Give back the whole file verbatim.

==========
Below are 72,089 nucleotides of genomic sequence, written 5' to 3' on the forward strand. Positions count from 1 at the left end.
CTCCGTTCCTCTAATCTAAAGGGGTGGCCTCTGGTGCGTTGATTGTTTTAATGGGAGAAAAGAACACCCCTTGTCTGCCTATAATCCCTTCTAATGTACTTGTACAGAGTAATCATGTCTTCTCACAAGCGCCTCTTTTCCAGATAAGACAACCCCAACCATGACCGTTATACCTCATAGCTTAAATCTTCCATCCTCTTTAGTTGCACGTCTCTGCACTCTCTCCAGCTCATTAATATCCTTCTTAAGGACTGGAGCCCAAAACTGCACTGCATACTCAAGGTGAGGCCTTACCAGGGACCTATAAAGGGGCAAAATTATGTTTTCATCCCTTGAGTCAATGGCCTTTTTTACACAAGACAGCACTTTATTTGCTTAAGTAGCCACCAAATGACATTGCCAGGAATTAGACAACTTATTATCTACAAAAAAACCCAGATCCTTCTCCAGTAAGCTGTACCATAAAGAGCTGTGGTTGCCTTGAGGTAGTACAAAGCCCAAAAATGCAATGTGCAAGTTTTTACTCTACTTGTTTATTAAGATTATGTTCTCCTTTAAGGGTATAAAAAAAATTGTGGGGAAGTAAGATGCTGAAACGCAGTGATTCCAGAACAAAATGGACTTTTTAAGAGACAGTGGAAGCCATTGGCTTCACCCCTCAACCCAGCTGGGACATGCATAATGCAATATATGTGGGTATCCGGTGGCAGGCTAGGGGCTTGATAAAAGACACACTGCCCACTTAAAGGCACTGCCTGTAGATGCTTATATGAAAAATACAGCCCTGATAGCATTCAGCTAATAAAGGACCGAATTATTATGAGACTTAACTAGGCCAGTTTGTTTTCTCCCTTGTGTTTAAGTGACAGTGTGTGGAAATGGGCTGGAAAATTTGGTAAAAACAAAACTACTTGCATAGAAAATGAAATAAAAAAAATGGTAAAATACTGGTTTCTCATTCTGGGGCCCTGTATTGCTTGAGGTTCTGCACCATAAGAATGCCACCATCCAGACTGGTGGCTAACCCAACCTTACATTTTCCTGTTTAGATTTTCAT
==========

Below are 72,089 nucleotides of genomic sequence, written 5' to 3' on the forward strand. Positions count from 1 at the left end.
CTCCGTTCCTCTAATCTAAAGGGGTGGCCTCTGGTGCGTTGATTGTTTTAATGGGAGAAAAGAACACCCCTTGTCTGCCTATAATCCCTTCTAATGTACTTGTACAGAGTAATCATGTCTTCTCACAAGCGCCTCTTTTCCAGATAAGACAACCCCAACCATGACCGTTATACCTCATAGCTTAAATCTTCCATCCTCTTTAGTTGCACGTCTCTGCACTCTCTCCAGCTCATTAATATCCTTCTTAAGGACTGGAGCCCAAAACTGCACTGCATACTCAAGGTGAGGCCTTACCAGGGACCTATAAAGGGGCAAAATTATGTTTTCATCCCTTGAGTCAATGGCCTTTTTTACACAAGACAGCACTTTATTTGCTTAAGTAGCCACCAAATGACATTGCCAGGAATTAGACAACTTATTATCTACAAAAAAACCCAGATCCTTCTCCAGTAAGCTGTACCATAAAGAGCTGTGGTTGCCTTGAGGTAGTACAAAGCCCAAAAATGCAATGTGCAAGTTTTTACTCTACTTGTTTATTAAGATTATGTTCTCCTTTAAGGGTATAAAAAAAATTGTGGGGAAGTAAGATGCTGAAACGCAGTGATTCCAGAACAAAATGGACTTTTTAAGAGACAGTGGAAGCCATTGGCTTCACCCCTCAACCCAGCTGGGACATGCATAATGCAATATATGTGGGTATCCGGTGGCAGGCTAGGGGCTTGATAAAAGACACACTGCCCACTTAAAGGCACTGCCTGTAGATGCTTATATGAAAAATACAGCCCTGATAGCATTCAGCTAATAAAGGACCGAATTATTATGAGACTTAACTAGGCCAGTTTGTTTTCTCCCTTGTGTTTAAGTGACAGTGTGTGGAAATGGGCTGGAAAATTTGGTAAAAACAAAACTACTTGCATAGAAAATGAAATAAAAAAAATGGTAAAATACTGGTTTCTCATTCTGGGGCCCTGTATTGCTTGAGGTTCTGCACCATAAGAATGCCACCATCCAGACTGGTGGCTAACCCAACCTTACATTTTCCTGTTTAGATTTTCAT